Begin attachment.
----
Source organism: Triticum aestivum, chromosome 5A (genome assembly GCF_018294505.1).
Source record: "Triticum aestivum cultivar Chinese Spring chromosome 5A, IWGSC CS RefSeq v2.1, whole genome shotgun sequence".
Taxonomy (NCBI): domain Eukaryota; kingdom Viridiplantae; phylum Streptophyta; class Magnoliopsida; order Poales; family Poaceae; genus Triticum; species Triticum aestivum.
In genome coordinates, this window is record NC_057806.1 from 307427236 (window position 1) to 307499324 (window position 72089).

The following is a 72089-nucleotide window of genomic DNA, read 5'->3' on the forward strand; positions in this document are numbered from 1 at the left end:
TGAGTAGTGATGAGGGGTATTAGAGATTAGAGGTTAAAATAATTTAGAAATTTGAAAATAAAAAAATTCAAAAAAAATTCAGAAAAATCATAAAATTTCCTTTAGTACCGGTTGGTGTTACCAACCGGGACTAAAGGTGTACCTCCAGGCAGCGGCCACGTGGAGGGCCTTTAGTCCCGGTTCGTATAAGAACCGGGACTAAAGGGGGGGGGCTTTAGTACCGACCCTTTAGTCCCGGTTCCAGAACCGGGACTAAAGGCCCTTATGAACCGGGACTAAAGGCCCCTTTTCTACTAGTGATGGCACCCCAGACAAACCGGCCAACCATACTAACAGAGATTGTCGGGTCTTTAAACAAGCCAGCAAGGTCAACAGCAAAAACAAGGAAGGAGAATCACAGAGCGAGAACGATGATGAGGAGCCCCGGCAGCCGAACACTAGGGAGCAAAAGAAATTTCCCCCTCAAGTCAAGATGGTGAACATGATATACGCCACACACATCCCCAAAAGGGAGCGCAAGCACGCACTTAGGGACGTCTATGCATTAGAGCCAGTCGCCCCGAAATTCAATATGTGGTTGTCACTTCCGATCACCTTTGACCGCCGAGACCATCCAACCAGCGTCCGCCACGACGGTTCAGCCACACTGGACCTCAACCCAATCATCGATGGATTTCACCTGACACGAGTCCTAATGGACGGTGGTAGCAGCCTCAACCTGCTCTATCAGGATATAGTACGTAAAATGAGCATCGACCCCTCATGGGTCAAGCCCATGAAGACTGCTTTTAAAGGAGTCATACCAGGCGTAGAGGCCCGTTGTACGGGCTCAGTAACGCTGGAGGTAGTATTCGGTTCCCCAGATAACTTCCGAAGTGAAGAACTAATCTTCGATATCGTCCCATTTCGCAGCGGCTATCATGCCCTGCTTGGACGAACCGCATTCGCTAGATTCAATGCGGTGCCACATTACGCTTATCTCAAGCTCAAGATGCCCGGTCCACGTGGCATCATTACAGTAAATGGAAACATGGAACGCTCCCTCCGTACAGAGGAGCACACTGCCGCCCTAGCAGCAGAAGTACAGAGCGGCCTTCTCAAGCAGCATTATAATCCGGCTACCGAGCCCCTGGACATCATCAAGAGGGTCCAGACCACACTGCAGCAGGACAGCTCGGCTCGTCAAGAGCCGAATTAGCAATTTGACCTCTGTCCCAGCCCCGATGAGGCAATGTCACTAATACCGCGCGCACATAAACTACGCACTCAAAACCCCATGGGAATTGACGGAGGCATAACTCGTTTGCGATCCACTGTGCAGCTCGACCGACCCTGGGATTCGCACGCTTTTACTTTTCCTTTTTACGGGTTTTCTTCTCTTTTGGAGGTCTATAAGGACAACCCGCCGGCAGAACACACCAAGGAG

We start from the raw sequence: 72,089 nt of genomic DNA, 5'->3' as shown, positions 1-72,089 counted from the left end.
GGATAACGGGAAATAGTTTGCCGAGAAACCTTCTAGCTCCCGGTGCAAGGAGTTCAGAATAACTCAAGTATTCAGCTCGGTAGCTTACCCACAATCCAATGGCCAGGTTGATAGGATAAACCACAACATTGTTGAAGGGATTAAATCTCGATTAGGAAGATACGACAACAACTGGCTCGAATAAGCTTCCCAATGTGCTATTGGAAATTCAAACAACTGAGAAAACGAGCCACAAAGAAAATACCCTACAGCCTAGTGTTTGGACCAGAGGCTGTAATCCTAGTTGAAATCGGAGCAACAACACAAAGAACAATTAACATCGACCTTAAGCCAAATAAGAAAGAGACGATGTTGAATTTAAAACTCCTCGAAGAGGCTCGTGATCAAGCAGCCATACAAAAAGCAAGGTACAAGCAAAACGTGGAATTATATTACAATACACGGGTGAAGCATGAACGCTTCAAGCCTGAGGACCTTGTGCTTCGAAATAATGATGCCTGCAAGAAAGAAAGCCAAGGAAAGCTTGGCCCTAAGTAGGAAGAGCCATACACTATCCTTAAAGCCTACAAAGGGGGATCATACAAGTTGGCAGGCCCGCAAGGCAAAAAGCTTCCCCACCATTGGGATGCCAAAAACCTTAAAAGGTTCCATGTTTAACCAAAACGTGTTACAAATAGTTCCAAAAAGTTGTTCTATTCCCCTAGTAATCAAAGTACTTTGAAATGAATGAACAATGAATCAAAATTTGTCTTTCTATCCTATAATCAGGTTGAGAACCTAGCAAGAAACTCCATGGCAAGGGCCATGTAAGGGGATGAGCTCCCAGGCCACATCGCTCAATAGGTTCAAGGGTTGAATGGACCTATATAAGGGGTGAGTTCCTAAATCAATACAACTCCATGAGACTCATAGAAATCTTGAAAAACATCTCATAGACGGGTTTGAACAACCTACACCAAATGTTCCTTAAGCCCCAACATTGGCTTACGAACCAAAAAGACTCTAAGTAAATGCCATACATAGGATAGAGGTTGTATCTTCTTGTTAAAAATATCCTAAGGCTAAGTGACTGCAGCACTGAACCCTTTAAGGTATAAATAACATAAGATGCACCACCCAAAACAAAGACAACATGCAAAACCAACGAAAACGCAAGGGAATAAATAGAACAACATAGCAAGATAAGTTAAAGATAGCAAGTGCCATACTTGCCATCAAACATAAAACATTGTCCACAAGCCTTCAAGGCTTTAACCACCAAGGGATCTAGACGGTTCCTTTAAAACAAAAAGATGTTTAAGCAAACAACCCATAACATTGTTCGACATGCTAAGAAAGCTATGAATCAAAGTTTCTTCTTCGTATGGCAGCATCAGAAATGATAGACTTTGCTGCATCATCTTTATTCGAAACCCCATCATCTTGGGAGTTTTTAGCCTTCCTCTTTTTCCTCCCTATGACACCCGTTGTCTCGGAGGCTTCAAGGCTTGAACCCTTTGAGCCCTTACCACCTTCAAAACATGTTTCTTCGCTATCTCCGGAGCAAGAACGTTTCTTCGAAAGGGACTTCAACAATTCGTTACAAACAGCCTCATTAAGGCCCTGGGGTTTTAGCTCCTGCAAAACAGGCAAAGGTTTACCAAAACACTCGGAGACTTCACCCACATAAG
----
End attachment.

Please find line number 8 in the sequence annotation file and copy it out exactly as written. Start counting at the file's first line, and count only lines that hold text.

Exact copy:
GGATAACGGGAAATAGTTTGCCGAGAAACCTTCTAGCTCCCGGTGCAAGGAGTTCAGAATAACTCAAGTATTCAGCTCGGTAGCTTACCCACAATCCAATGGCCAGGTTGATAGGATAAACCACAACATTGTTGAAGGGATTAAATCTCGATTAGGAAGATACGACAACAACTGGCTCGAATAAGCTTCCCAATGTGCTATTGGAAATTCAAACAACTGAGAAAACGAGCCACAAAGAAAATACCCTACAGCCTAGTGTTTGGACCAGAGGCTGTAATCCTAGTTGAAATCGGAGCAACAACACAAAGAACAATTAACATCGACCTTAAGCCAAATAAGAAAGAGACGATGTTGAATTTAAAACTCCTCGAAGAGGCTCGTGATCAAGCAGCCATACAAAAAGCAAGGTACAAGCAAAACGTGGAATTATATTACAATACACGGGTGAAGCATGAACGCTTCAAGCCTGAGGACCTTGTGCTTCGAAATAATGATGCCTGCAAGAAAGAAAGCCAAGGAAAGCTTGGCCCTAAGTAGGAAGAGCCATACACTATCCTTAAAGCCTACAAAGGGGGATCATACAAGTTGGCAGGCCCGCAAGGCAAAAAGCTTCCCCACCATTGGGATGCCAAAAACCTTAAAAGGTTCCATGTTTAACCAAAACGTGTTACAAATAGTTCCAAAAAGTTGTTCTATTCCCCTAGTAATCAAAGTACTTTGAAATGAATGAACAATGAATCAAAATTTGTCTTTCTATCCTATAATCAGGTTGAGAACCTAGCAAGAAACTCCATGGCAAGGGCCATGTAAGGGGATGAGCTCCCAGGCCACATCGCTCAATAGGTTCAAGGGTTGAATGGACCTATATAAGGGGTGAGTTCCTAAATCAATACAACTCCATGAGACTCATAGAAATCTTGAAAAACATCTCATAGACGGGTTTGAACAACCTACACCAAATGTTCCTTAAGCCCCAACATTGGCTTACGAACCAAAAAGACTCTAAGTAAATGCCATACATAGGATAGAGGTTGTATCTTCTTGTTAAAAATATCCTAAGGCTAAGTGACTGCAGCACTGAACCCTTTAAGGTATAAATAACATAAGATGCACCACCCAAAACAAAGACAACATGCAAAACCAACGAAAACGCAAGGGAATAAATAGAACAACATAGCAAGATAAGTTAAAGATAGCAAGTGCCATACTTGCCATCAAACATAAAACATTGTCCACAAGCCTTCAAGGCTTTAACCACCAAGGGATCTAGACGGTTCCTTTAAAACAAAAAGATGTTTAAGCAAACAACCCATAACATTGTTCGACATGCTAAGAAAGCTATGAATCAAAGTTTCTTCTTCGTATGGCAGCATCAGAAATGATAGACTTTGCTGCATCATCTTTATTCGAAACCCCATCATCTTGGGAGTTTTTAGCCTTCCTCTTTTTCCTCCCTATGACACCCGTTGTCTCGGAGGCTTCAAGGCTTGAACCCTTTGAGCCCTTACCACCTTCAAAACATGTTTCTTCGCTATCTCCGGAGCAAGAACGTTTCTTCGAAAGGGACTTCAACAATTCGTTACAAACAGCCTCATTAAGGCCCTGGGGTTTTAGCTCCTGCAAAACAGGCAAAGGTTTACCAAAACACTCGGAGACTTCACCCACATAAG